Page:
US and Mexico face stern qualifying tests 5

The United States and Mexico face the toughest tests yet of their World Cup credentials with home-and-away qualifiers against Jamaica and Costa Rica respectively starting on Friday.


USA and Mexico battle for the World Cup

USA and Mexico battle for the World Cup

Juergen Klinsmann’s US team share the lead in CONCACAF qualifying group A with Jamaica and head to Kingston after picking up four points from their opening two games.

After being surprisingly held to a 1-1 draw in Guatemala, the US gained a much-needed 3-1 victory at home to Antigua and Barbuda in June.

With the top two teams from each of the three groups making it to the fourth round of qualifying, starting in February, the US and Jamaica should be confident of progressing.

But they are eager to get a psychological edge for what should be a fiercely contested battle for three places at the 2014 finals in Brazil from North and Central America and the Caribbean.

“It’s huge, it’s a six-point opportunity but it’s going to be difficult though, the guys know that,” said Klinsmann, whose team were boosted by a friendly win against Mexico at the Azteca Stadium last month.

“You look at Jamaica their team, their individuals, they have a lot of quality and a lot of speed. But we should be confident because we did well in Mexico. The team is growing, the chemistry is good and the goal is to win in Jamaica,” he said.

The US, whose four previous qualifiers in Jamaica have ended in draws, will be without injured record goalscorer Landon Donovan and AS Roma midfielder Michael Bradley – two major absentees.

But Klinsmann could feature forward Clint Dempsey who has just moved from Fulham to Tottenham Hotspur, either in Kingston or in the return game in Columbus, Ohio on Tuesday.

Jamaica have never beaten the US in 18 competitive fixtures but coach Theodore Whitmore, who has overseen some steady improvements since taking charge of the team on a permanent basis in 2009, says the past counts for little.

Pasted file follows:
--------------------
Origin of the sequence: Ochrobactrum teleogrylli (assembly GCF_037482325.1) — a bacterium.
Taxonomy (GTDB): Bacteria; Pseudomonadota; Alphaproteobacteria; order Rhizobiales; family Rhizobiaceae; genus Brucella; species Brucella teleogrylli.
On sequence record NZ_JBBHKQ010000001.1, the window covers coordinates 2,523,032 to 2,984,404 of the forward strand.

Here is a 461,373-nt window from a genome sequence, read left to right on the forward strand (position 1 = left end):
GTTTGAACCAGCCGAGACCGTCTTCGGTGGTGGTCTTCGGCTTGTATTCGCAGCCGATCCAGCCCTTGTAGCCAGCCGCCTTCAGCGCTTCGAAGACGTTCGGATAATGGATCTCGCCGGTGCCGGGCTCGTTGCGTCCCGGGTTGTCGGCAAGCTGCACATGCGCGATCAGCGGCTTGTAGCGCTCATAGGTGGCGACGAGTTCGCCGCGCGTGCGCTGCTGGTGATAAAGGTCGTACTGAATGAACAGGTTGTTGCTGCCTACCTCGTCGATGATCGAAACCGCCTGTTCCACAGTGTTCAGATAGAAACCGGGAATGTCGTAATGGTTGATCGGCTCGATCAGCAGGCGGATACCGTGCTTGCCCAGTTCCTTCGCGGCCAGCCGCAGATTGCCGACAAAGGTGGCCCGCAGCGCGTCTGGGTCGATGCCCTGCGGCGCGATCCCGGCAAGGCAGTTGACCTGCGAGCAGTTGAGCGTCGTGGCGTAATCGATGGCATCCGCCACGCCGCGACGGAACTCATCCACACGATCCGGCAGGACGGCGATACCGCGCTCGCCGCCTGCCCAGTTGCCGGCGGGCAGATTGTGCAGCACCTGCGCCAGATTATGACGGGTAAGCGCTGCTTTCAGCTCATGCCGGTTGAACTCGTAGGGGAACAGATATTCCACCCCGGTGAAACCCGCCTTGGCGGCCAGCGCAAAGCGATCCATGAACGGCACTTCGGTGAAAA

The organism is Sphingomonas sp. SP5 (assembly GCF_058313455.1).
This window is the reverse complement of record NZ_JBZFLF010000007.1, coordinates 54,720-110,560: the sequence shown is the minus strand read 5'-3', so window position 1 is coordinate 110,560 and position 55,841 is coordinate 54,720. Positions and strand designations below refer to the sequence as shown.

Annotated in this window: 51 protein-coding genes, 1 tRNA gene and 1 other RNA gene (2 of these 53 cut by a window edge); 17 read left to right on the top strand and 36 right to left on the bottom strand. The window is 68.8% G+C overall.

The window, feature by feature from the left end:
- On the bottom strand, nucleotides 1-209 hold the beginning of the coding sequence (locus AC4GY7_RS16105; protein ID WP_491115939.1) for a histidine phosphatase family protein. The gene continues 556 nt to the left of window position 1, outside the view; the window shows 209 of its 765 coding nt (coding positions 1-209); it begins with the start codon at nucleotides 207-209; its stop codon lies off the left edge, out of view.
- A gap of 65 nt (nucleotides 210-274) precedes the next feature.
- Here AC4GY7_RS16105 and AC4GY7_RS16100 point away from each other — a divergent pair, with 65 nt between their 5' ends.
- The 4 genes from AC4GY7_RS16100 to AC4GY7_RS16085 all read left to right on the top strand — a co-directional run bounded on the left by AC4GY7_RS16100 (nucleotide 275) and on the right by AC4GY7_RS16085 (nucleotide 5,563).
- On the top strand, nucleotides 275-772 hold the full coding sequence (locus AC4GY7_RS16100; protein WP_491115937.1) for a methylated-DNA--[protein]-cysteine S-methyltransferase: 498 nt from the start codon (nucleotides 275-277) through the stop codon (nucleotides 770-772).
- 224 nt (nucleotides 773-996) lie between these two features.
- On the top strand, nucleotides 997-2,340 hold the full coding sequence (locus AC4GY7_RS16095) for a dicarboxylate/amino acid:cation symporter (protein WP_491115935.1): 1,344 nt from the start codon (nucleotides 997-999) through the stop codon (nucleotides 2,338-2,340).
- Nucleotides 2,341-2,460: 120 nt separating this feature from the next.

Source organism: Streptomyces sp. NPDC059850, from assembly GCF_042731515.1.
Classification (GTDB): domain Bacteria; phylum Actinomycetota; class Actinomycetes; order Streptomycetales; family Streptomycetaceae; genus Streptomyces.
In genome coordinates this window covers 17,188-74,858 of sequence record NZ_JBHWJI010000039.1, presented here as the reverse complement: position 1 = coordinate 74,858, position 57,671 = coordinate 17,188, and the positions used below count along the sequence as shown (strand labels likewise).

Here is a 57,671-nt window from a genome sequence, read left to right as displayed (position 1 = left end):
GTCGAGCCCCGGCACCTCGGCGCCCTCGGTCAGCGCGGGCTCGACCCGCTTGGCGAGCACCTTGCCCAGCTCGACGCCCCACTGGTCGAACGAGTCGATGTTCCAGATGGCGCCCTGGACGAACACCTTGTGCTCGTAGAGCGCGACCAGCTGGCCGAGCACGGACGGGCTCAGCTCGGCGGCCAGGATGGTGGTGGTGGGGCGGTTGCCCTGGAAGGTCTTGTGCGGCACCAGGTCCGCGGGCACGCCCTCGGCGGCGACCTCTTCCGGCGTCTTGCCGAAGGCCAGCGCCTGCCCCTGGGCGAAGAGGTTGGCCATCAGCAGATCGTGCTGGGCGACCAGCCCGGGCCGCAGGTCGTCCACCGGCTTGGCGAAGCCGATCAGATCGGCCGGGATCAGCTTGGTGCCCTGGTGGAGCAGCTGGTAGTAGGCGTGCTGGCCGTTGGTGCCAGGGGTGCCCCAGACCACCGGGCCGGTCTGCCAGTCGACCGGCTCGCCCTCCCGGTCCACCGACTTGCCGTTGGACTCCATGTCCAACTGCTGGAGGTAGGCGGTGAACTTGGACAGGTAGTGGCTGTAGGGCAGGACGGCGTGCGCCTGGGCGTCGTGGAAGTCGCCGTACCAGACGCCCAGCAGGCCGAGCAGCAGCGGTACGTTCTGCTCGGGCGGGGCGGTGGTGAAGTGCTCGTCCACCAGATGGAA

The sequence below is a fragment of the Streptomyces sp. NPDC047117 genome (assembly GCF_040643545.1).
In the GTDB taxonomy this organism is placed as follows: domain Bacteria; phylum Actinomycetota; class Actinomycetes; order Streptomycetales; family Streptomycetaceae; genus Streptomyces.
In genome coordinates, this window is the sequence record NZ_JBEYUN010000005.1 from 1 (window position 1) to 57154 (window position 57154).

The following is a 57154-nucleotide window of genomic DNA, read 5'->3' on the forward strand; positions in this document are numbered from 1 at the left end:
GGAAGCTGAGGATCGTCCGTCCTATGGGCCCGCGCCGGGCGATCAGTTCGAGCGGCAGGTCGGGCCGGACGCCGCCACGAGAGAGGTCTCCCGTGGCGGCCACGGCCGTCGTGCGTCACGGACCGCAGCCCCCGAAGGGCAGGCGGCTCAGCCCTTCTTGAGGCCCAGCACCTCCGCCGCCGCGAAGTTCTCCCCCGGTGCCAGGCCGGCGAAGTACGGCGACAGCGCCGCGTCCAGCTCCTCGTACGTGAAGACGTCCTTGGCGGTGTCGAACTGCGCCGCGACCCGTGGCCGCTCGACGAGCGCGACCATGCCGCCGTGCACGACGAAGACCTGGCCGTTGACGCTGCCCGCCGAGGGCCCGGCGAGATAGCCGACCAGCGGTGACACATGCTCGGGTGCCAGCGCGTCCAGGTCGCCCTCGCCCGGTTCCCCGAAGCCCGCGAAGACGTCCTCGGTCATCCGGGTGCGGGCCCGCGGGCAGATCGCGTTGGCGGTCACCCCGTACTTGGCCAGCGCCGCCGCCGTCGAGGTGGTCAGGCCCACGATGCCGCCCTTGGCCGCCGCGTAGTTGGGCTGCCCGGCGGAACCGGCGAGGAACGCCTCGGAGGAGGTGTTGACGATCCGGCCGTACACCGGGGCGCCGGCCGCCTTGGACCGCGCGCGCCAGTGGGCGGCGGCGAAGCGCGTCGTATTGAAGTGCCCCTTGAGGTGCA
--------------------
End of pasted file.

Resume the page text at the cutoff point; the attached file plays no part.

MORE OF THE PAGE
“None of that matters. We know what the job at hand is, we know it is a tough one and that the US will have done their homework. So have we and we have to go out and execute the plan and win,” he told the Jamaica Gleaner.

Mexico, with two wins from two in Group B, travel to San Jose to face Costa Rica on Friday and then host the Ticos at the Azteca Stadium on Tuesday. Despite the friendly loss to the US, El Tri are still basking in their London Olympics success.

Coach Jose Manuel de la Torre has called up eight members of the gold medal-winning team who beat Brazil in the Olympic final, including Manchester United striker Javier Hernandez.

However El Tri will be without midfielder Pablo Barrera who has suffered an anterior cruciate ligament injury and will be sidelined for up to six months.

Costa Rica, whose 2-2 draw at home to El Salvador leaves them with plenty of work to do on four points, will feature Bryan Oviedo at left back after he joined Premier League team Everton.

Group C could be the most tightly contested with Panama, who have a maximum six points from their opening two games, facing a double-header with Canada.

The improving Canadians are in second place with four points but know they cannot afford to slip up with Honduras expecting to pick up all three points against bottom side Cuba.